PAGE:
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Topic Summary
Posted by: berto Posted on: Feb 6th, 2004, 12:28pm
David Maller of Maller Baroque Brass Instruments
Maller Baroque Brass Instruments
David L. Maller
1243 Church Street
Northbrook, IL 60062
was kind enough recently to lend me for evaluation two of his new line of sackbuts—a tenor and alto.
I’ll give a fuller assessment of these instruments sometime in the future. For now, I can say that they play quite nicely. I am amazed how freely they “speak,” how easy it is to get them to sound, compared to my usual “sackbut”—an antique, small-bore, “pea-shooter” silver trombone. I am also impressed with the tenor’s intonation (I haven’t played the alto much yet), again especially compared to my usual “sackbut,” which plays several fundamental notes (F below middle C, and Bb below low C) hopelessly flat. (I now usually resort to using alternate positions to play those notes. But that’s a story for another time.)
One interesting aspect of these Maller sackbuts is their appearance.  Of course, like all “true” sackbuts, they have small, conical bells (at the end, only about 3-1/2” wide!), they have flat stays, and they lack a slide lock and spit valve. But what is really striking is that they appear to be “genuine,” almost as if they were museum pieces. It appears that David has deliberately antiqued the instruments, tried to make them look as if made four or five hundred years ago. The effect is akin to early musicians performing in costume. (Both have their appeal.)
This raises some interesting questions: How prevalent is antiquing modern reproductions of early instruments? Is this done more so for brass instruments than strings and woodwinds?
One other item of interest is the mouthpieces that David supplied with the instruments. Like “true” sackbut mouthpieces (or true as far as we know), they have a very shallow cup. But the rim is absolutely flat, and has a right-angle edge on both the inside and outside. David says that others who have tried them say they are actually quite comfortable, but especially with my delicate embouchure, I am not yet so bold as to play them.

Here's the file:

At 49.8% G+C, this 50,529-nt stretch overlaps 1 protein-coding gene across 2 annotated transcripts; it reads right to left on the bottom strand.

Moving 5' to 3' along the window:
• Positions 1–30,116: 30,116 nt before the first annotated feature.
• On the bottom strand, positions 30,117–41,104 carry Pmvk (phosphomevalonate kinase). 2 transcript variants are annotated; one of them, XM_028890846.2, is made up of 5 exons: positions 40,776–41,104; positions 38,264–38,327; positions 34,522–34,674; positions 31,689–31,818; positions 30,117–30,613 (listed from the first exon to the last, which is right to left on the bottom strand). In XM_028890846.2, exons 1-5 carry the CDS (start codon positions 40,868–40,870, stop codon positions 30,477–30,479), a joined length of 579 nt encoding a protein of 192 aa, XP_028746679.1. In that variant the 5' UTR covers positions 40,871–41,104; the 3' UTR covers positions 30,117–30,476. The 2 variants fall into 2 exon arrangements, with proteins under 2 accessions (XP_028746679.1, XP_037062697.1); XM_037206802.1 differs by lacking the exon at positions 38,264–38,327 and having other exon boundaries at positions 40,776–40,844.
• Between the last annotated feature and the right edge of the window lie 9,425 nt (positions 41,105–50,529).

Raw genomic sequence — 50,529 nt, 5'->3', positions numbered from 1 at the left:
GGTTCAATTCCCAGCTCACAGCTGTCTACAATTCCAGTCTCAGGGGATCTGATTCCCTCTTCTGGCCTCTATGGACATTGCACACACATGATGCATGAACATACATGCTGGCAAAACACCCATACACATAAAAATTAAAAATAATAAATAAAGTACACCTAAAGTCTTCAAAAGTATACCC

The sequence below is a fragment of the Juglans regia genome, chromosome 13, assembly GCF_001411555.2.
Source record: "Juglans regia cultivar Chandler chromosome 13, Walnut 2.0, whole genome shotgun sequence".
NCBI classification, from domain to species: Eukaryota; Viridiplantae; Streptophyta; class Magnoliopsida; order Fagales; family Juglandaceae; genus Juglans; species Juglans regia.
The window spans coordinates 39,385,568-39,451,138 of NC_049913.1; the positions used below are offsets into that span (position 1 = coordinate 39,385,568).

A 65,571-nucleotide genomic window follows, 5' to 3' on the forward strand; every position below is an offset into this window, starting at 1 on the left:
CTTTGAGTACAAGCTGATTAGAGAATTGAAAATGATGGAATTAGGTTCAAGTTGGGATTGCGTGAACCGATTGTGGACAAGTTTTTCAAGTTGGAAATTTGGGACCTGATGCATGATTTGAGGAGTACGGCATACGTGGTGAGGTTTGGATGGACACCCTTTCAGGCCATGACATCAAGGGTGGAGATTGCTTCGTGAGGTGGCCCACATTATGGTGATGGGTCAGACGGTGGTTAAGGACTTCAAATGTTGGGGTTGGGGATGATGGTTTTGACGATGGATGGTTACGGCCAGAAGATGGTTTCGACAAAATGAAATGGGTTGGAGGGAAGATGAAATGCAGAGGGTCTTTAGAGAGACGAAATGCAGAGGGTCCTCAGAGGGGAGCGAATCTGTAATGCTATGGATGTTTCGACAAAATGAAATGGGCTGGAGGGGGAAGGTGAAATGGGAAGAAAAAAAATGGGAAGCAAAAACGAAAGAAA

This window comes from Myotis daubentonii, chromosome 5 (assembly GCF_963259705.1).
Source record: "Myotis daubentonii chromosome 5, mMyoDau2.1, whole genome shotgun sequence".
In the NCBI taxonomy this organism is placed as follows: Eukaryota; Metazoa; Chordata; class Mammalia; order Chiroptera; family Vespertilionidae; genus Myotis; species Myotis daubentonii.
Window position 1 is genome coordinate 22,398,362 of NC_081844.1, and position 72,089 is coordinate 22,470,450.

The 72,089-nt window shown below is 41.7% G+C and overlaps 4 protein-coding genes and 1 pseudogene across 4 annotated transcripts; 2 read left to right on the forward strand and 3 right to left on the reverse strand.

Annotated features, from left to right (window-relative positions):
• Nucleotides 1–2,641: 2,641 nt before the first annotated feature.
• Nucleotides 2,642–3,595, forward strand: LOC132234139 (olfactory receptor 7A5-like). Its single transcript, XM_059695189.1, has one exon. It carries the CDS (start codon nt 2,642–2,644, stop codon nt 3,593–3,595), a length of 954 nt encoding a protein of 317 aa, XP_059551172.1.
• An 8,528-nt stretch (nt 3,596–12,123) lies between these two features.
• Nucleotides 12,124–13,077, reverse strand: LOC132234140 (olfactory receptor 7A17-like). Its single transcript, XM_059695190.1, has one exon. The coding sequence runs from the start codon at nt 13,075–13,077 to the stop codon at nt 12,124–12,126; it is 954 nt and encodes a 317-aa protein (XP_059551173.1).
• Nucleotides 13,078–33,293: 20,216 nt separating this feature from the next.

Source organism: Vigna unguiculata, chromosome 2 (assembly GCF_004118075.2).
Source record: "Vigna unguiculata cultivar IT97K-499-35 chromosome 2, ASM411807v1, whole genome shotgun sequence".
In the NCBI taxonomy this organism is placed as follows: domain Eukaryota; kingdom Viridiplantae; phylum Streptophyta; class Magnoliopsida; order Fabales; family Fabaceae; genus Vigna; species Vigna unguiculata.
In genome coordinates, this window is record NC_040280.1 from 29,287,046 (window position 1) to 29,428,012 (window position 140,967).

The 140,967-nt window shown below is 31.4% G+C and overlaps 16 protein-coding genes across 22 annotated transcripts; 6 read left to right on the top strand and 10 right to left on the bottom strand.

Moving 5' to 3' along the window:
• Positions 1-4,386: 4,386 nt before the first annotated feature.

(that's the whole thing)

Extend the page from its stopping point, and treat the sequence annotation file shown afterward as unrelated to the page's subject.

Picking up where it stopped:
Anyway, I’ll report back in this Forum about my experiences with these sackbuts. So far, the experience has been educational and fun!
Posted by: Ray_Avery Posted on: Feb 21st, 2004, 8:07pm
You lucky dog, getting to try out these sackbuts.  I'm jealous.  I'll be watching for your next report on them.  For what it is worth, my bass trombone mp, though far from being shallow, does have a flat rim and with sharper edges.  I find it very comfortable, more so than the more rounded Bach mp's.  Are you able to divulge the prices for these two sackbuts you are trying out?
Posted by: berto Posted on: Feb 22nd, 2004, 12:19pm
For reasons of mouthpiece-to-lead-pipe fit, I've been unable to employ my usual preferred mouthpiece. For the tenor, I have used a mp that, for reasons I can't fathom, has done harm to my embouchure in the past. For the alto, the mp I've tried (and that fits the lead pipe) is, like the instruments, copper and deliberately antiqued. Trying that for just ten minutes messed up my lip. Perhaps I have an allergic reaction or just really sensitive lip surface. Unfortunately, this is limiting my sackbut play, as I don't want to set back my forward progress on my usual sackbut/trombone. (I'm laying off all play for a few days to let my embouchure recover from the alto experience, in fact. Lips Sealed)
So, I'm not inclined to give the angle-edged sackbut mps a try. I am inclined to use my usual mp(s), even if its (their) shiny silver surface(s) contrast visually with the sackbuts' dull, satiny copper surface.
As for the price of these instruments, David Maller himself will have to address that question.
Posted by: David L. Maller Posted on: Feb 23rd, 2004, 1:41pm
Thank you all for your kind words.  The price for the alto is $3250.00 and the tenor is $3650.00.  I play on a flat trumpet mouthpiece myself, and I find that it is much more comfortable than modern mouthpieces too.  Raw brass should not be a problem if well cleaned.  I can make my mouthpieces plated too.  
As far as the issue of antiquing the the instruments, they look like the originals because they are made the same exact way with the same type of equipment.  I am a machinist as well, and enjoy working with them, however, I feel that it is more appropriate to use historical techniques instead for the sound.  Even my engraving is done in the style of the earlier instruments. My instruments are also raw brass which tarnishes within a couple of days, like the original ones.  The tarnish also creates a protective coating.
If anyone has any questions, please contact me.
David L. Maller
Posted by: Heinz Gries Posted on: Jan 4th, 2006, 1:49pm
I write from germany and have a question about  
the maller sackbut. Where can I get information
about these instruments, perhabs with picture?
The web adress www.mallerbbi.com did not work.

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